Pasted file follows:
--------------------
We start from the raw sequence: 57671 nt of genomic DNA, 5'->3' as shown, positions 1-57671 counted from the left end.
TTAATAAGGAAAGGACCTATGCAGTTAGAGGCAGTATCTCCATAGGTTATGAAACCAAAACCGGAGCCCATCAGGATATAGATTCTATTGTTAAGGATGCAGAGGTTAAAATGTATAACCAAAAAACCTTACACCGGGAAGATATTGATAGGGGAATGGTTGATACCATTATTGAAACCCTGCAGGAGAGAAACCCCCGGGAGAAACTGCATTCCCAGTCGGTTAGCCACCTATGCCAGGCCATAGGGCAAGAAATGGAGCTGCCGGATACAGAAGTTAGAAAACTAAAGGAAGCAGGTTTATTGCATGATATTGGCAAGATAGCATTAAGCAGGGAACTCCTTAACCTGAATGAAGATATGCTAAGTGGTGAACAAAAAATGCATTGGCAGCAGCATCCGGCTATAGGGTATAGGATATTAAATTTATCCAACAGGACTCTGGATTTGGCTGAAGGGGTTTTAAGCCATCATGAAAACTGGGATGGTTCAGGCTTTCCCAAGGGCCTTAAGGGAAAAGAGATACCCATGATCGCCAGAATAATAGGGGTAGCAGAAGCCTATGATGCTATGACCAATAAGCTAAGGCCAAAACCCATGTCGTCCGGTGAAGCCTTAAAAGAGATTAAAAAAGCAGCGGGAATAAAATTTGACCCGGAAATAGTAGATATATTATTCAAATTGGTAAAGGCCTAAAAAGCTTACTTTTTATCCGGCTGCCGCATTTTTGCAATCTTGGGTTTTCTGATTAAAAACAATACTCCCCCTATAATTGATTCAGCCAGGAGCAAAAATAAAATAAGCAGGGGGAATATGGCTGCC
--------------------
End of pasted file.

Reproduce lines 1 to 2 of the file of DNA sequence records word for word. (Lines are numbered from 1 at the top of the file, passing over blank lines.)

We start from the raw sequence: 57671 nt of genomic DNA, 5'->3' as shown, positions 1-57671 counted from the left end.
TTAATAAGGAAAGGACCTATGCAGTTAGAGGCAGTATCTCCATAGGTTATGAAACCAAAACCGGAGCCCATCAGGATATAGATTCTATTGTTAAGGATGCAGAGGTTAAAATGTATAACCAAAAAACCTTACACCGGGAAGATATTGATAGGGGAATGGTTGATACCATTATTGAAACCCTGCAGGAGAGAAACCCCCGGGAGAAACTGCATTCCCAGTCGGTTAGCCACCTATGCCAGGCCATAGGGCAAGAAATGGAGCTGCCGGATACAGAAGTTAGAAAACTAAAGGAAGCAGGTTTATTGCATGATATTGGCAAGATAGCATTAAGCAGGGAACTCCTTAACCTGAATGAAGATATGCTAAGTGGTGAACAAAAAATGCATTGGCAGCAGCATCCGGCTATAGGGTATAGGATATTAAATTTATCCAACAGGACTCTGGATTTGGCTGAAGGGGTTTTAAGCCATCATGAAAACTGGGATGGTTCAGGCTTTCCCAAGGGCCTTAAGGGAAAAGAGATACCCATGATCGCCAGAATAATAGGGGTAGCAGAAGCCTATGATGCTATGACCAATAAGCTAAGGCCAAAACCCATGTCGTCCGGTGAAGCCTTAAAAGAGATTAAAAAAGCAGCGGGAATAAAATTTGACCCGGAAATAGTAGATATATTATTCAAATTGGTAAAGGCCTAAAAAGCTTACTTTTTATCCGGCTGCCGCATTTTTGCAATCTTGGGTTTTCTGATTAAAAACAATACTCCCCCTATAATTGATTCAGCCAGGAGCAAAAATAAAATAAGCAGGGGGAATATGGCTGCC